Another consequence is the diminished supply of fresh fish in the local markets and consequently increased prices. Sardinella supply has been particularly hard hit: Sardinella schools usually congregate farther offshore in plankton-rich open waters. Mr. Mamadou Niang, another fisheries expert, notes that Sardinella landings are down more than 60%. Thus, as Dr. Sené notes, “Sardinella is not available although it is in season.”
Before, a 50 kg box of Sardinella from the fishermen would cost about 8,000 CFA (USD 13) on average (perhaps a bit more or less, depending on seasonal fluctuations). But now it costs 24,000 CFA (USD 40), which is almost three times as much. This scarcity severely impacts the economic activities of women fish processing associations. Border closures thwart 100% of inter-provincial supply and trade of Sardinella within Senegal. In-country movement restrictions mean that it is harder to bring Sardinella caught in the provinces to Dakar for processing or selling.
According to Mme. Diaba Diop, Secretary-General of Pencum Senegal (a coalition of women fish processing associations), these associations have taken a hard hit and lost a large portion of their customer base. Pencum had established a customer base by supplying wholesale markets in Dakar and 13 other regions in Senegal, as well as in neighboring countries including Togo, Burkina Faso, Mali, and Ghana. But, these transactions have ended. Many Pencum customers were local fish buyers who would buy product from Pencum to then resell in weekly markets; however, with reduced weekly markets, these activities have been constrained. The restrictions have also severely limited the women’s capacities for processing fish. Some landing sites are only open four days a week, and others are open only three days a week. Fish must be processed within the curfew timeframe, resulting in a drastic drop in production. Yet even with this lower output, sales are poor as risks of spoiling are continuously increasing.
There is no question that the supply of fresh fish in the local markets of Senegal — whether from local sources or the wider West Africa area —has been very adversely affected. The reduction endangers the livelihoods and diets of producers and consumers. If the COVID-19 emergency persists many more weeks, it might have severe impacts on the nutritional status of vulnerable segments of the population, especially women and young children. As well, there are direct impacts of the pandemic on the fisheries community: fishers, processors, and sellers are at risk of contracting COVID-19 when working at the highly congested landing sites, docks, and markets.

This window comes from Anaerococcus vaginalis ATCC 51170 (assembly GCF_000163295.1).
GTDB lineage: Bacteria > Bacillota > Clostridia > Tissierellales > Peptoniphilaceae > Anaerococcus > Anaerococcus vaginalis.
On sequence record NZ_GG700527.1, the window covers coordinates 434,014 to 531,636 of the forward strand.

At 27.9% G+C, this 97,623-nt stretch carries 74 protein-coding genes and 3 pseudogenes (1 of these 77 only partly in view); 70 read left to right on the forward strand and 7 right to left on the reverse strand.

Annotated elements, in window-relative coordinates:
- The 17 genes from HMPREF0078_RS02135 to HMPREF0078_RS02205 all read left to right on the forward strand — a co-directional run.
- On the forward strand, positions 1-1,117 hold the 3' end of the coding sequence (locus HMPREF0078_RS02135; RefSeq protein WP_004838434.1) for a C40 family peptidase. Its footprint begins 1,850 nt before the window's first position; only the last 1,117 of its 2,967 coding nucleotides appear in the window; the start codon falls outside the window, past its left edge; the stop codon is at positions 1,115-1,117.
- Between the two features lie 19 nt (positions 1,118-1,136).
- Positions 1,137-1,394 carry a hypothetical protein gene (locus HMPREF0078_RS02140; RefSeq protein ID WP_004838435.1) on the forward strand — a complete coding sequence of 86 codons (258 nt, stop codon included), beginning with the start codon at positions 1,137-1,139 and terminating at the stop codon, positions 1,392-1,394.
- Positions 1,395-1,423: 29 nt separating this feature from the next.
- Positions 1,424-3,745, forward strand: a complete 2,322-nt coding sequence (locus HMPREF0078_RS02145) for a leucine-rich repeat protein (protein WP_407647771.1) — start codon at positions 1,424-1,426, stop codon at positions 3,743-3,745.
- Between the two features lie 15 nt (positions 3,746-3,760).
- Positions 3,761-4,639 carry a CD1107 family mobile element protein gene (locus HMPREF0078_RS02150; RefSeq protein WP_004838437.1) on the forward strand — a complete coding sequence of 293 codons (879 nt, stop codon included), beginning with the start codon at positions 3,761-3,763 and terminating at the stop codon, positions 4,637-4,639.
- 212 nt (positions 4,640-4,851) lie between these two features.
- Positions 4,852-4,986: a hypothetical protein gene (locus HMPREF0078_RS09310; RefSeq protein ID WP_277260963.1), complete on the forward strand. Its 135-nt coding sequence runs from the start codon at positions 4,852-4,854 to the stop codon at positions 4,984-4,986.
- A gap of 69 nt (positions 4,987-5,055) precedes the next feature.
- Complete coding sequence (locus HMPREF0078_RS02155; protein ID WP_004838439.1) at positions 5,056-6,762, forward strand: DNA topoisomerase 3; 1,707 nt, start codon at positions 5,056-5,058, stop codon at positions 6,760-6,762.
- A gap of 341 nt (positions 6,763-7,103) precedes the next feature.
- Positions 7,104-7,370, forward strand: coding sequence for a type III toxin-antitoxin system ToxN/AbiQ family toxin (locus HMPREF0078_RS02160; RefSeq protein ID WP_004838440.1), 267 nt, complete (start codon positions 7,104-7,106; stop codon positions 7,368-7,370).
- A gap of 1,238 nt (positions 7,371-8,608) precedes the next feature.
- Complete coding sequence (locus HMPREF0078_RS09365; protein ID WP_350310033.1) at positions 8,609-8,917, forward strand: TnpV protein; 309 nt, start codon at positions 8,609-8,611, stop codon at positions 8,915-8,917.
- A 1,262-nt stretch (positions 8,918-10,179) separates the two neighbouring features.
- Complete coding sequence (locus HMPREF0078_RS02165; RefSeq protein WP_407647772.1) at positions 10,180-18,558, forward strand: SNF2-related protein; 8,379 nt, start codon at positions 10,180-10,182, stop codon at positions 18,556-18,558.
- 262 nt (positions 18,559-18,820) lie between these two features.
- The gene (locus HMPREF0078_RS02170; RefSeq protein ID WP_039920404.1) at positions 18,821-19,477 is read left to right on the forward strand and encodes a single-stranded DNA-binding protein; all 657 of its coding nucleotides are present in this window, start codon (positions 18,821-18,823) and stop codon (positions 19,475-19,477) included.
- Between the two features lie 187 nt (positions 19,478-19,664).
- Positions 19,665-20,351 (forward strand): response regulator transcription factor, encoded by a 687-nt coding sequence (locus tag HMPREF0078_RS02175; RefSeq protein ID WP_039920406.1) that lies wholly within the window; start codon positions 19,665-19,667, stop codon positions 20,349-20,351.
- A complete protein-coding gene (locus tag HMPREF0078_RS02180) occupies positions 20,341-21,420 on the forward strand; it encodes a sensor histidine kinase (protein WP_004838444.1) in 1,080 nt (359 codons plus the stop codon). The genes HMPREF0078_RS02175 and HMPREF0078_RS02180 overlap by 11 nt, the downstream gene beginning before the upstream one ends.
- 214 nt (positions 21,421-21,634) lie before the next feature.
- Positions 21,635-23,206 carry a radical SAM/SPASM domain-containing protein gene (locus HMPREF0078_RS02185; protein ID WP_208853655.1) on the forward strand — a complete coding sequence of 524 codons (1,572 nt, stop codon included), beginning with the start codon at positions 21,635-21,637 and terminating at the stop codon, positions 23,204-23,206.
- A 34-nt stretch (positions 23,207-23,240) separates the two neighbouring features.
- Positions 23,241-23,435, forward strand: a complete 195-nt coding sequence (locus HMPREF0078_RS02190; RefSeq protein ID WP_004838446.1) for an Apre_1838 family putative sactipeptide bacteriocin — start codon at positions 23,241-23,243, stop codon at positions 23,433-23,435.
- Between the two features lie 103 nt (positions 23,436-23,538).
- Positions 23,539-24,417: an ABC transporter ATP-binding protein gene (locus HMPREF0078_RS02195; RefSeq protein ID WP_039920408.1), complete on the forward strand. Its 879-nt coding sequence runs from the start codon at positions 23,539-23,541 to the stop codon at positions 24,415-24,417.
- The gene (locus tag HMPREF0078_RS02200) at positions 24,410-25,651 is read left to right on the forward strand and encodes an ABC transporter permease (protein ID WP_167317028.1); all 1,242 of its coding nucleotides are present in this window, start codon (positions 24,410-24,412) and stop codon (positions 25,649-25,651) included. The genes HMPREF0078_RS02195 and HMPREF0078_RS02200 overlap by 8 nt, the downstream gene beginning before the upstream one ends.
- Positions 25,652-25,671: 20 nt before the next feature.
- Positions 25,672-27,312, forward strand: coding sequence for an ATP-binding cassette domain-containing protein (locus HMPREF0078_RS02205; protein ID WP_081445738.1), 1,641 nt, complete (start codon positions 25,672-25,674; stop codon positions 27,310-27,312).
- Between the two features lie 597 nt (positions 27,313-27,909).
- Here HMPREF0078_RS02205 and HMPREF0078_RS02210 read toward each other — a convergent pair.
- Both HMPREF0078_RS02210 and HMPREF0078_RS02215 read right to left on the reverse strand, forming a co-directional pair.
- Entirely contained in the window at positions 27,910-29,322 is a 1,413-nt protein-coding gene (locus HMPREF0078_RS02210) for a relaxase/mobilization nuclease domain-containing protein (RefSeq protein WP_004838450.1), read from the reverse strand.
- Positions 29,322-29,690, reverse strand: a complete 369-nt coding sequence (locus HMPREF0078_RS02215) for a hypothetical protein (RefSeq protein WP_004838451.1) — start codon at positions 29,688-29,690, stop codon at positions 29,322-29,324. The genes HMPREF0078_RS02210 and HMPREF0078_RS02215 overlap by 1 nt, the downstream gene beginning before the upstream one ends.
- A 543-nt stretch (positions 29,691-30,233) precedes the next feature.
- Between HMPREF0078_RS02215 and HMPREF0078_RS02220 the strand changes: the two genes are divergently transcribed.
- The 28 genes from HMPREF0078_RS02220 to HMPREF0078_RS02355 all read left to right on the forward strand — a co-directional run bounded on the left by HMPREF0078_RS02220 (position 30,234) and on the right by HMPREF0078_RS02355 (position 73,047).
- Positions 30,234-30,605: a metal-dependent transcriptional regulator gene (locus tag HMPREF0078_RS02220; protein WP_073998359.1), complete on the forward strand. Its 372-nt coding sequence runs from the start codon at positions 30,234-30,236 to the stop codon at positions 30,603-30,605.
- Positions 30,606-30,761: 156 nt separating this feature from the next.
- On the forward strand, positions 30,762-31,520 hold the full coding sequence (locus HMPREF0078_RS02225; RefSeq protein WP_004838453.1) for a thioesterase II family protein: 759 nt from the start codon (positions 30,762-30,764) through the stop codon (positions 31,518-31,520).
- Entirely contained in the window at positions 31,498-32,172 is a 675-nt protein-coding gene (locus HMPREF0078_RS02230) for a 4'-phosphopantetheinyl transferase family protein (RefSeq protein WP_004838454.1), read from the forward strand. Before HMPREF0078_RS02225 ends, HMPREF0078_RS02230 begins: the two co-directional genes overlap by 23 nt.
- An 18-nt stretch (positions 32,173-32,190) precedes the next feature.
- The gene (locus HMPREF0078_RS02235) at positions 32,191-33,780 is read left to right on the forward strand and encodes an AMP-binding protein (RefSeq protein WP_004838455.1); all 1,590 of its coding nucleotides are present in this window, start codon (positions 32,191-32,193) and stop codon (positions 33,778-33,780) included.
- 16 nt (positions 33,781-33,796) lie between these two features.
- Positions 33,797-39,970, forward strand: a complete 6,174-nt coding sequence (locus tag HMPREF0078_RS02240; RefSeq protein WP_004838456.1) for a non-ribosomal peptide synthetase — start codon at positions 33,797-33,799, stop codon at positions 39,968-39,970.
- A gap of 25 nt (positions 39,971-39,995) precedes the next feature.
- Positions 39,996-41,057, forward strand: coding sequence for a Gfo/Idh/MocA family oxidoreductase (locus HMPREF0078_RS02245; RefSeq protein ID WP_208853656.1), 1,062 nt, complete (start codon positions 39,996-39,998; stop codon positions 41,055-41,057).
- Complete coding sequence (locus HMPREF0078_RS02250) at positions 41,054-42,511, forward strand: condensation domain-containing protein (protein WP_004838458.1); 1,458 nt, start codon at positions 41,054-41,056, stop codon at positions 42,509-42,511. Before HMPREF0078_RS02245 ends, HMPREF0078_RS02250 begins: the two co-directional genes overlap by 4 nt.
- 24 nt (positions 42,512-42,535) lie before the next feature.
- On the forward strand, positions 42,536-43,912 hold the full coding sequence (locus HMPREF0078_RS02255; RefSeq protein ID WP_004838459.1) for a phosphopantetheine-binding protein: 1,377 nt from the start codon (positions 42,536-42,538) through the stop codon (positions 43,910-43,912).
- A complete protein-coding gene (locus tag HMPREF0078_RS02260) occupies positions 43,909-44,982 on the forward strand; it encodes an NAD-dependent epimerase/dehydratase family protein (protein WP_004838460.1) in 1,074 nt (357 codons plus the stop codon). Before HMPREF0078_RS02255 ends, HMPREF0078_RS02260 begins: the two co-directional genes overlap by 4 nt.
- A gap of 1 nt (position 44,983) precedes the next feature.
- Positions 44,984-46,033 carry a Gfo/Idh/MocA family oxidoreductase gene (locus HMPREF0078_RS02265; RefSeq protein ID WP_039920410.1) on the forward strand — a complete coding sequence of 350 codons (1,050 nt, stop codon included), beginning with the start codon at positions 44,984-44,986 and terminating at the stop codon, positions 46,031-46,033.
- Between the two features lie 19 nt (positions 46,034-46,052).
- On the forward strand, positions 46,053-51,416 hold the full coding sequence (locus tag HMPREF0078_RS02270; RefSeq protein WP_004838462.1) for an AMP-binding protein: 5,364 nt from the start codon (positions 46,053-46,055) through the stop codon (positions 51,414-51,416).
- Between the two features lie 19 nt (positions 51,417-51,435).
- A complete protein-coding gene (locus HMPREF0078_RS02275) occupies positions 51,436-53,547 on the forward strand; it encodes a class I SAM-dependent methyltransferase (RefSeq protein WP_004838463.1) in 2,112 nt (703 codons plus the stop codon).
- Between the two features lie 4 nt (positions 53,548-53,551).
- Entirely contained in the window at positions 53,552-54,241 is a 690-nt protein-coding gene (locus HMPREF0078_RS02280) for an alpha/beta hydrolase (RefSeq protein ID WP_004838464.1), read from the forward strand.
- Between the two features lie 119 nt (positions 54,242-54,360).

The COVID-19 response in Senegal reveals how vulnerable the artisanal fisheries sector is to disruptions which jeopardize the livelihoods and wellbeing of those involved. The global pandemic illustrates how certain measures related to hygiene and sanitation (handwashing, proper food handling procedures, etc.) will also help curb the spread of both COVID-19 and seafood-borne diseases. Measures to improve the sanitary conditions along the supply chain will have to protect the income of artisanal seafood workers, safeguard them and the general public from seafood-related health hazards, and provide a solid barrier against potential future outbreaks of COVID-19-like viruses. BD4FS and its private sector partners in Senegal seek to transform the sanitary conditions in the seafood sector through a variety of measures — WASH, mSafeFood, logistics, technical assistance — that result in long-lasting, sustainable economic benefits and increase resilience against pandemics.